‘Masshylia’ will be powered by a 100MW solar plant; to produce 5 tonnes of green hydrogen daily
Energy giants ENGIE and Total have agreed to develop and run a 40MW electrolyser in South France to produce green hydrogen. Dubbed ‘Masshylia’, the project will be France’s largest hydrogen production plant producing 5 tonnes of green hydrogen every day. The plant will be located in Total’s La Mède biorefinery in the Provence-Alpes-Côte d’Azur region and powered by a 100MW solar farm. Masshylia will enable the La Mède biorefinery to cut down on 15,000 tonnes of carbon emissions annually.
Masshylia is poised to be at the heart of several pioneering technologies. Solar electricity production will be digitally monitored in real-time, enabling Masshylia to stabilise electricity supply efficiently. In addition to this, several solar farms will be integrated to supply the electrolyser with continuous power, thereby limiting grid congestion and energy losses. A DC link will also be set up between the solar farm and the electrolyser. Hydrogen storage will enable the solar plant to produce uninterrupted electricity, which will in turn ensure uninterrupted hydrogen consumption. Lastly, 3D digital models will be used for each component of the installation, bolstering Masshylia’s industrial safety standards. This unique design makes Masshylia a symbiotic part of the La Mède biorefinery.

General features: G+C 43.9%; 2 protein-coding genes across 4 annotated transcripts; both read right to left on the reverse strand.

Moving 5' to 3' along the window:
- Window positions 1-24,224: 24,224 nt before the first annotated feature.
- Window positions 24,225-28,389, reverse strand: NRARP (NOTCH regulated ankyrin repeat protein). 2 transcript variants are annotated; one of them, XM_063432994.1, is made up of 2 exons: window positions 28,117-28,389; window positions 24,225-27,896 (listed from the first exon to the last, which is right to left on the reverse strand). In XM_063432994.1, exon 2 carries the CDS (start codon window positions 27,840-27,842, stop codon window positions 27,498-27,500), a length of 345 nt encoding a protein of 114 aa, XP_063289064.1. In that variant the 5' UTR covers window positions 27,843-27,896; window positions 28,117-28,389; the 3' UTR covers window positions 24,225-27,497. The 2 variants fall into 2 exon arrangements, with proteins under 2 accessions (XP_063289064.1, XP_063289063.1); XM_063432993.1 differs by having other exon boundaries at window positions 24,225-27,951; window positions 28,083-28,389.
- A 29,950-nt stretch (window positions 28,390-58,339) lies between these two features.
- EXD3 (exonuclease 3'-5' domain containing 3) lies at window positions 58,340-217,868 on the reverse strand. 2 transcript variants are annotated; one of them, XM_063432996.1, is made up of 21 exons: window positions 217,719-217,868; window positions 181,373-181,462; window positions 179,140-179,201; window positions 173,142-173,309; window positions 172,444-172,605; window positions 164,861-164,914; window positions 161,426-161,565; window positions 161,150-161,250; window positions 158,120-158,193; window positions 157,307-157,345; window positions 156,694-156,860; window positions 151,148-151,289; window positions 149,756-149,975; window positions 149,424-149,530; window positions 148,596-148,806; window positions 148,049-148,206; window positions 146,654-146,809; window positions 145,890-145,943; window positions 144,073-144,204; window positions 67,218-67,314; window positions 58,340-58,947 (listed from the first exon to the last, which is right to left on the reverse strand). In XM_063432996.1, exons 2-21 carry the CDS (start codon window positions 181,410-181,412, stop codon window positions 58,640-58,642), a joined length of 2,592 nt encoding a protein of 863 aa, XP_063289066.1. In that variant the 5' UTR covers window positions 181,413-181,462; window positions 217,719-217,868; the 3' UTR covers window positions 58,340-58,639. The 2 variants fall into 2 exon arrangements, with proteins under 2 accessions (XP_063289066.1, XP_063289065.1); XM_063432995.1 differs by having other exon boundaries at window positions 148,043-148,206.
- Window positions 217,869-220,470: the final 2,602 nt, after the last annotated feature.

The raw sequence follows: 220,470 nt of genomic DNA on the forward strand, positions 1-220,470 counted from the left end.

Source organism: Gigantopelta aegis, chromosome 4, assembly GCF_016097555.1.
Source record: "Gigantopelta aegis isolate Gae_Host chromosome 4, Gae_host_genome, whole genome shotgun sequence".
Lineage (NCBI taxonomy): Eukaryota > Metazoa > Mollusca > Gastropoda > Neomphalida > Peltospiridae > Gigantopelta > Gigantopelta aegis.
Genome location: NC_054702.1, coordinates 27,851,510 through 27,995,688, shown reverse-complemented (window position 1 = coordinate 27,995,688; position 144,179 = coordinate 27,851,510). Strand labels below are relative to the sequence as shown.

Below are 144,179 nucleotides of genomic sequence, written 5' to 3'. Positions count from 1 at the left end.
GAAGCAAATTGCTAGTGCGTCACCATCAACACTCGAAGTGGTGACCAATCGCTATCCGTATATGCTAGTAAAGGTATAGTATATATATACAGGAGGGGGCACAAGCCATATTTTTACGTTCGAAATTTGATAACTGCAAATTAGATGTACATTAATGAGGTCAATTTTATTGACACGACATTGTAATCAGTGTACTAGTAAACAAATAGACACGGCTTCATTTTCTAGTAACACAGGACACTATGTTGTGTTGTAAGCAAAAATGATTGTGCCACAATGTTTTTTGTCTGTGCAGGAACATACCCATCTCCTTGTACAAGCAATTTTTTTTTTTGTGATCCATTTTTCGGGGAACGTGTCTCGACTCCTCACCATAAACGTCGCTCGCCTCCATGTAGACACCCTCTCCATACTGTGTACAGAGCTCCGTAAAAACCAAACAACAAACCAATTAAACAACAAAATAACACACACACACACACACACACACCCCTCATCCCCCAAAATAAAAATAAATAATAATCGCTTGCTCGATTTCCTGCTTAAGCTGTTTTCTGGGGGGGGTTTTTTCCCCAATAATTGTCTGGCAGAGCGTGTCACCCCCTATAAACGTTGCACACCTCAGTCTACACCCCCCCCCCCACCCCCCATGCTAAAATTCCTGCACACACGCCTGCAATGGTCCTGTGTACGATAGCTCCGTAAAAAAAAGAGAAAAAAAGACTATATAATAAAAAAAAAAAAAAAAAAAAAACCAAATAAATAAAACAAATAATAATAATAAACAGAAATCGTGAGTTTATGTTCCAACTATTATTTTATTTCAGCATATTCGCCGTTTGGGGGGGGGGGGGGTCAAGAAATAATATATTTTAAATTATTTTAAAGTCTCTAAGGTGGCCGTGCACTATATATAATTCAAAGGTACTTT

The project’s unique approach of cutting carbon emissions by producing commercial renewable hydrogen while being closely connected to the local ecosystem has evoked considerable interest. Gwenaëlle Avice-Huet, ENGIE’s EVP in charge of Renewable Energies, said: “The partnership between ENGIE and Total, by its scale and its very ambitious integrated approach, embodies ENGIE’s renewable hydrogen development strategy to reduce our clients CO2 footprint. It also paves the way for a multi-usage renewable hydrogen hub in the near future, strongly rooted in the region and with an international outreach.”
An advanced engineering study for the project has commenced, and the project partners have applied for subsidy support from the French and European authorities. Once the financial support and clearances have been secured, Masshylia will begin construction by 2022 with an aim to be operational by 2024.